Numerous stories about men in Hollywood have emerged over the past several weeks, detailing how figures like Harvey Weinstein, Kevin Spacey, Brett Ratner and Louis C.K. have taken advantage of less powerful women and men in their industry. And these stories have only opened the floodgates for more truths in other fields to be told.
Like many in the entertainment business, Dermot Mulroney is saddened by the sexual assault and harassment allegations, but encouraged by the fact that victims finally feel like they can come forward without fear of repercussions.
The actor sat down with HuffPost during a Build Series segment this week and expressed how eye-opening it’s been for him to be a part of “American Horror Story” at this particular time in Hollywood’s history. “Cult,” which wrapped its run on Tuesday, explored not only harassment in the workplace, but the tumultuous aftermath of the 2016 presidential election in the fictional city of Brookfield Heights, Michigan.
“I got a call from Ryan Murphy to appear in a storyline that ended up being remarkably prescient to how things went through this season,” Mulroney said. “They created this world that actually got out ahead of what really happened.”
As Mulroney describes it, the seventh season followed “a left-leaning, activist, gender-bending, homicidal cult at work that’s out to get the conservatives ― out to kill them horrendously.” His character, news anchor Bob Thompson, is one of those people, who’s hiding a dark secret.
“I play a news commentator who’s a sexual harasser, who gets his own, like, two episodes later in the most gory and horrendous way,” he explained. “All of this was written before there were any of these horrifying revelations that have come out of the entertainment industry, and so many other industries. Thankfully, it’s coming out and we’re experiencing this great opening.”
They created this world that actually got out ahead of what really happened. Dermot Mulroney on "AHS: Cult"
Mulroney, 54, is from Alexandria, Virginia, and grew up playing baseball on the field where Rep. Steve Scalise (R-La.) and others were shot by a lone gunman, left-wing activist James Hodgkinson, while practicing for a congressional game in June. Violent events like this, and the riots in Charlottesville, have caused the actor to be more selective with the projects he takes on ― whether they’re socially conscious or feel-good escapes. He finds there’s room for it all, which is why he took a role in one of Hallmark Hall of Fame’s new holiday films “The Christmas Train.”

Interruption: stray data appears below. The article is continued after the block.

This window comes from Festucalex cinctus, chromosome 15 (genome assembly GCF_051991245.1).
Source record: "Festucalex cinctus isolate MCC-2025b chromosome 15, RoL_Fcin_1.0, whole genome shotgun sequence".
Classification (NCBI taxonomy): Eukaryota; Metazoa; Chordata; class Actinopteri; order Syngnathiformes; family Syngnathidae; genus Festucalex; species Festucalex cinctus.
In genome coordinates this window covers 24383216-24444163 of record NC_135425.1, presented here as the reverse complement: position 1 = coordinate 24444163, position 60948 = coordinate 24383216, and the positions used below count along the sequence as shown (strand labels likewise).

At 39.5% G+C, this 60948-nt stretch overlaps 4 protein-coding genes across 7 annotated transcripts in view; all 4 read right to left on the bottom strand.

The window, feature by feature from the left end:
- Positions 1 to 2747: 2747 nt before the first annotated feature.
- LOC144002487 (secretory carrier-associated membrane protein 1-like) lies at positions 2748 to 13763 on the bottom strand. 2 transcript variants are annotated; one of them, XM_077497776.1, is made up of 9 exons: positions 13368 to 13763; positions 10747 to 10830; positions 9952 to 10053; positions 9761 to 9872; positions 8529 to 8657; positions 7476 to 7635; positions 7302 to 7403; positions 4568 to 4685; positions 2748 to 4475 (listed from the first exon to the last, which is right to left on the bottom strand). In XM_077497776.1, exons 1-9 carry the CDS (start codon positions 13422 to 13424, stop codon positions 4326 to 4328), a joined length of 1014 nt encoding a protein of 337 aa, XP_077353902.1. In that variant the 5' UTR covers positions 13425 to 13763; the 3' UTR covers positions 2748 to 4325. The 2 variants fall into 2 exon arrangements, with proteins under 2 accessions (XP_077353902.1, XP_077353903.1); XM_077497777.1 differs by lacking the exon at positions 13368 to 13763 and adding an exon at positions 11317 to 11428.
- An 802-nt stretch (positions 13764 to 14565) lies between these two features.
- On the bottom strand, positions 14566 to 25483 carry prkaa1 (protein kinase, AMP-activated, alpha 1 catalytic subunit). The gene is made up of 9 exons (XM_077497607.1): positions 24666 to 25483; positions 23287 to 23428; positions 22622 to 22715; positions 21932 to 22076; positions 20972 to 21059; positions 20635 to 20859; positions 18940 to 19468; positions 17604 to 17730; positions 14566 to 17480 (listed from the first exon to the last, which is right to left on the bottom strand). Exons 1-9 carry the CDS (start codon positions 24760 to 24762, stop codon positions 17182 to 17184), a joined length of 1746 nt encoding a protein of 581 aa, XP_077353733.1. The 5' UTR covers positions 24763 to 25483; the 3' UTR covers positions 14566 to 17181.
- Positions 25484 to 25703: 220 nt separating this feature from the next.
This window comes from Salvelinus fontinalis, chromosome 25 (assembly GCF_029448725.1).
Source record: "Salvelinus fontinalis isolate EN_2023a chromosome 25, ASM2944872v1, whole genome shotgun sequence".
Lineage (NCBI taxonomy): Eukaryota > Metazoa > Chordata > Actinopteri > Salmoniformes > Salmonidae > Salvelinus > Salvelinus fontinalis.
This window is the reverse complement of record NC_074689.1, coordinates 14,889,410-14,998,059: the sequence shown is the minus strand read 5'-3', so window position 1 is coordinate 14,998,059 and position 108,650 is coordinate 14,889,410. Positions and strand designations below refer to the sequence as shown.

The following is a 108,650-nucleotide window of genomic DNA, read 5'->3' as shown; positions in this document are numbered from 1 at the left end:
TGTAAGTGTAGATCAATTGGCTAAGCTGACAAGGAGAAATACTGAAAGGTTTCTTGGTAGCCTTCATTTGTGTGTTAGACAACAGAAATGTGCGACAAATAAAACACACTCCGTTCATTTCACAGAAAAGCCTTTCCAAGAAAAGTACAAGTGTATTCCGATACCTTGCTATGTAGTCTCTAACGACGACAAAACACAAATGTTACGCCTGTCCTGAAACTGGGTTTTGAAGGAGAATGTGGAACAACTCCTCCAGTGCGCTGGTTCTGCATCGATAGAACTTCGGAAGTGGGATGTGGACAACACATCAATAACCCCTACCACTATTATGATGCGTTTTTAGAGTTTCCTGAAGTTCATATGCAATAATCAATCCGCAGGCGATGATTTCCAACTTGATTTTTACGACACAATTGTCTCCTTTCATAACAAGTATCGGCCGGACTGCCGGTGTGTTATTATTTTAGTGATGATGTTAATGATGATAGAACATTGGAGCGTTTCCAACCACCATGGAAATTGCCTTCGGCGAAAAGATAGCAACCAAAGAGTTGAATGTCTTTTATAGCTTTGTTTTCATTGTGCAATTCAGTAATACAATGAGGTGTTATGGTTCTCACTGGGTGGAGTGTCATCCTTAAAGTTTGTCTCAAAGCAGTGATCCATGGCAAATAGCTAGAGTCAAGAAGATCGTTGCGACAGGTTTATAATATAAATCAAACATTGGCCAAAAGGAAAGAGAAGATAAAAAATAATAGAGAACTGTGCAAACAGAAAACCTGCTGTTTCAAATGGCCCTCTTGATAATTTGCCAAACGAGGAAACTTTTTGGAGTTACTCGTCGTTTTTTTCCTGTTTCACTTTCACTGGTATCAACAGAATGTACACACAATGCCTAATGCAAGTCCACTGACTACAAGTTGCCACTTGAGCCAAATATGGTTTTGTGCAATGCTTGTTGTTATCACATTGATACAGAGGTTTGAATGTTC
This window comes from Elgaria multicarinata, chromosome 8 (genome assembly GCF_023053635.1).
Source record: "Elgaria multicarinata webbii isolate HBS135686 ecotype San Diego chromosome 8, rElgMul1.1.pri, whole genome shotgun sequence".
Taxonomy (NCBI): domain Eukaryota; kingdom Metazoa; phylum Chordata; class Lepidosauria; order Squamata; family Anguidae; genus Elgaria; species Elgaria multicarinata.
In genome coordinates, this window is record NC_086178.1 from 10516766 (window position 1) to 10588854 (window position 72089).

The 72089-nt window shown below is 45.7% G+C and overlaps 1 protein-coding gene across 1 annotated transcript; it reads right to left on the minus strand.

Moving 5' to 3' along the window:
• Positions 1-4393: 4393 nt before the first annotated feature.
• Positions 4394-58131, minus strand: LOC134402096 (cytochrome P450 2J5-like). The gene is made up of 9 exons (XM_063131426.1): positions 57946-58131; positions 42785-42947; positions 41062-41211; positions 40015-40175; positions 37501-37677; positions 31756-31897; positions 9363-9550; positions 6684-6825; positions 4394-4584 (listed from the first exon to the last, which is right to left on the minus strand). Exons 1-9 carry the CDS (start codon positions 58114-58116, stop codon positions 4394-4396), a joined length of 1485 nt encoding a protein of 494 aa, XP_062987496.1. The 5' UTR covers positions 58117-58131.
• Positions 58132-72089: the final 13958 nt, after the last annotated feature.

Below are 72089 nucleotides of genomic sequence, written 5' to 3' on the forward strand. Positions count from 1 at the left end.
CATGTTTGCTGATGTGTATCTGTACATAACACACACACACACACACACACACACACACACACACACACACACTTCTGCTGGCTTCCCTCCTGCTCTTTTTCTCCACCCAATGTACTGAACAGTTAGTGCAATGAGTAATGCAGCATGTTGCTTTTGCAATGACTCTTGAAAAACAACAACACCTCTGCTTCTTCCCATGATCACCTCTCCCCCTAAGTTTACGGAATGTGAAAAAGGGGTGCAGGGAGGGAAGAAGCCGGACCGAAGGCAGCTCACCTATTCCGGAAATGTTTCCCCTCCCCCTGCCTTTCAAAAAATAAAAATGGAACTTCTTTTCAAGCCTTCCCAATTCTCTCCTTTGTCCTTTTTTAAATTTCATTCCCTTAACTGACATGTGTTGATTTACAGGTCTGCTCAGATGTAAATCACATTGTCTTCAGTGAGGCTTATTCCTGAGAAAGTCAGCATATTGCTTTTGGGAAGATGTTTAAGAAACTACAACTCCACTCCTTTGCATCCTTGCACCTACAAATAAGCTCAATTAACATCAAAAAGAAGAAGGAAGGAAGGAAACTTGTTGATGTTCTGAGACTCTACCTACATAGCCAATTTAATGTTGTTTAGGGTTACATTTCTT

Mulroney says movies like these are “designed” to bring joy to audiences who are looking for some peace of mind.
“When you’re an actor in a great piece of material like this, precisely what your assignment is ― and it’s not to try and do what you’re doing on ‘American Horror Story’ where you have some social commentary mixed in ― this is simply entertainment. It’s for families,” he said. “It’s just a round peg in a round hole, and sometimes you just need that instead of trying to make something new or reinventing the wheel ― you know? Wheels work great.”
Mulroney feels it’s his job as an entertainer to, well, entertain, and is privileged to be able to do it on many different platforms. Whether it’s appearing on the big screen or in shows like “Cult,” “New Girl” or “Shameless,” he finds his gigs “freeing.”
“As an actor myself who’s gone through the different eras of the entertainment industry, I can go act in those [TV] shows now because there’s no limit anymore, which has just been fantastic for me,” he said.
“The Christmas Train” airs Nov. 25 at 8 p.m. on Hallmark Hall of Fame on the Hallmark Channel. Watch the full Build Series interview with Mulroney below.